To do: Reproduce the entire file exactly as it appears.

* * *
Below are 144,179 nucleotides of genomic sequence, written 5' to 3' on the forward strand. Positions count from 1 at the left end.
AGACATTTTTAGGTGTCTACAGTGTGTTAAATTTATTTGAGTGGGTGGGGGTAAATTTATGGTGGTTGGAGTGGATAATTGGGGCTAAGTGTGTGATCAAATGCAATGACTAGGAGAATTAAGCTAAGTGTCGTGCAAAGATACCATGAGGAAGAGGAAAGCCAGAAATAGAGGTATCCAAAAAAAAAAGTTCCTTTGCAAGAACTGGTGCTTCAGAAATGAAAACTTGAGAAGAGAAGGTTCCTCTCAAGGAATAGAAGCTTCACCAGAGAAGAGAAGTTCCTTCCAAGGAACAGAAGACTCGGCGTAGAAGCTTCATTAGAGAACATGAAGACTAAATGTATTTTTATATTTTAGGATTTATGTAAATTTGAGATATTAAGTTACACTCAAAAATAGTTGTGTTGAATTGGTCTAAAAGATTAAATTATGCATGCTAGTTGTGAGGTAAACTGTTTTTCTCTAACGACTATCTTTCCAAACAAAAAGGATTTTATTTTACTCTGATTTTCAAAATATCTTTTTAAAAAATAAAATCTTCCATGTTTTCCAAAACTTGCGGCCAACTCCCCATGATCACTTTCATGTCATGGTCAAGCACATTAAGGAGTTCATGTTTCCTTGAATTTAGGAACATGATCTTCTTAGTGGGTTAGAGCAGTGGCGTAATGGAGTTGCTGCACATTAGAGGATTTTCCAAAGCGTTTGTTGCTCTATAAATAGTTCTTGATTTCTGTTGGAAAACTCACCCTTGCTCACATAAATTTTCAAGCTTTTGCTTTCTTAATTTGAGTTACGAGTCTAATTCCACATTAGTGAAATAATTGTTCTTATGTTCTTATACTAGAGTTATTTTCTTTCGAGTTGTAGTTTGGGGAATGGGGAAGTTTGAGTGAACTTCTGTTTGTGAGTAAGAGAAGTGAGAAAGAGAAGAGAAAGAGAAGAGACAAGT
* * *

Below are 144,179 nucleotides of genomic sequence, written 5' to 3' on the forward strand. Positions count from 1 at the left end.
AGACATTTTTAGGTGTCTACAGTGTGTTAAATTTATTTGAGTGGGTGGGGGTAAATTTATGGTGGTTGGAGTGGATAATTGGGGCTAAGTGTGTGATCAAATGCAATGACTAGGAGAATTAAGCTAAGTGTCGTGCAAAGATACCATGAGGAAGAGGAAAGCCAGAAATAGAGGTATCCAAAAAAAAAAGTTCCTTTGCAAGAACTGGTGCTTCAGAAATGAAAACTTGAGAAGAGAAGGTTCCTCTCAAGGAATAGAAGCTTCACCAGAGAAGAGAAGTTCCTTCCAAGGAACAGAAGACTCGGCGTAGAAGCTTCATTAGAGAACATGAAGACTAAATGTATTTTTATATTTTAGGATTTATGTAAATTTGAGATATTAAGTTACACTCAAAAATAGTTGTGTTGAATTGGTCTAAAAGATTAAATTATGCATGCTAGTTGTGAGGTAAACTGTTTTTCTCTAACGACTATCTTTCCAAACAAAAAGGATTTTATTTTACTCTGATTTTCAAAATATCTTTTTAAAAAATAAAATCTTCCATGTTTTCCAAAACTTGCGGCCAACTCCCCATGATCACTTTCATGTCATGGTCAAGCACATTAAGGAGTTCATGTTTCCTTGAATTTAGGAACATGATCTTCTTAGTGGGTTAGAGCAGTGGCGTAATGGAGTTGCTGCACATTAGAGGATTTTCCAAAGCGTTTGTTGCTCTATAAATAGTTCTTGATTTCTGTTGGAAAACTCACCCTTGCTCACATAAATTTTCAAGCTTTTGCTTTCTTAATTTGAGTTACGAGTCTAATTCCACATTAGTGAAATAATTGTTCTTATGTTCTTATACTAGAGTTATTTTCTTTCGAGTTGTAGTTTGGGGAATGGGGAAGTTTGAGTGAACTTCTGTTTGTGAGTAAGAGAAGTGAGAAAGAGAAGAGAAAGAGAAGAGACAAGT